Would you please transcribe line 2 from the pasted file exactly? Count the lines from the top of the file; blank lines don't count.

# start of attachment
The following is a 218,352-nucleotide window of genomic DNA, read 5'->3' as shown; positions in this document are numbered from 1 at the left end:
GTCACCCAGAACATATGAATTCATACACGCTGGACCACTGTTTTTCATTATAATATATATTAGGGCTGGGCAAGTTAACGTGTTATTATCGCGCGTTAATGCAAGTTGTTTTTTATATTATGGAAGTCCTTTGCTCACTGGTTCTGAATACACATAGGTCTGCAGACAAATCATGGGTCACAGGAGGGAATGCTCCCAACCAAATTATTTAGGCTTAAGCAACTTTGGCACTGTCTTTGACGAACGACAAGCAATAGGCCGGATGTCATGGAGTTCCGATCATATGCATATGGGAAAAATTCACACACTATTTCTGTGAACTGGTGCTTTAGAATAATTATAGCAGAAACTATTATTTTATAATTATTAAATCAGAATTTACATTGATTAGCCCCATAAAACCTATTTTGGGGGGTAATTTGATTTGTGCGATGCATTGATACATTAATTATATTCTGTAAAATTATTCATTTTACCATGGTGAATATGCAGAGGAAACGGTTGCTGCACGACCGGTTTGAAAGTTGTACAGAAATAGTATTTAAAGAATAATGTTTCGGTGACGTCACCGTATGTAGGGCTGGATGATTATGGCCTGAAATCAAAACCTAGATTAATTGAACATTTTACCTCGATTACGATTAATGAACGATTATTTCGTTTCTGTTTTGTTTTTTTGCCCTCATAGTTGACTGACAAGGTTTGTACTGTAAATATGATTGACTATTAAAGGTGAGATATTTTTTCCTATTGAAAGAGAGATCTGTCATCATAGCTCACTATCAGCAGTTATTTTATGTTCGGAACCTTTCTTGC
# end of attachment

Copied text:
GTCACCCAGAACATATGAATTCATACACGCTGGACCACTGTTTTTCATTATAATATATATTAGGGCTGGGCAAGTTAACGTGTTATTATCGCGCGTTAATGCAAGTTGTTTTTTATATTATGGAAGTCCTTTGCTCACTGGTTCTGAATACACATAGGTCTGCAGACAAATCATGGGTCACAGGAGGGAATGCTCCCAACCAAATTATTTAGGCTTAAGCAACTTTGGCACTGTCTTTGACGAACGACAAGCAATAGGCCGGATGTCATGGAGTTCCGATCATATGCATATGGGAAAAATTCACACACTATTTCTGTGAACTGGTGCTTTAGAATAATTATAGCAGAAACTATTATTTTATAATTATTAAATCAGAATTTACATTGATTAGCCCCATAAAACCTATTTTGGGGGGTAATTTGATTTGTGCGATGCATTGATACATTAATTATATTCTGTAAAATTATTCATTTTACCATGGTGAATATGCAGAGGAAACGGTTGCTGCACGACCGGTTTGAAAGTTGTACAGAAATAGTATTTAAAGAATAATGTTTCGGTGACGTCACCGTATGTAGGGCTGGATGATTATGGCCTGAAATCAAAACCTAGATTAATTGAACATTTTACCTCGATTACGATTAATGAACGATTATTTCGTTTCTGTTTTGTTTTTTTGCCCTCATAGTTGACTGACAAGGTTTGTACTGTAAATATGATTGACTATTAAAGGTGAGATATTTTTTCCTATTGAAAGAGAGATCTGTCATCATAGCTCACTATCAGCAGTTATTTTATGTTCGGAACCTTTCTTGC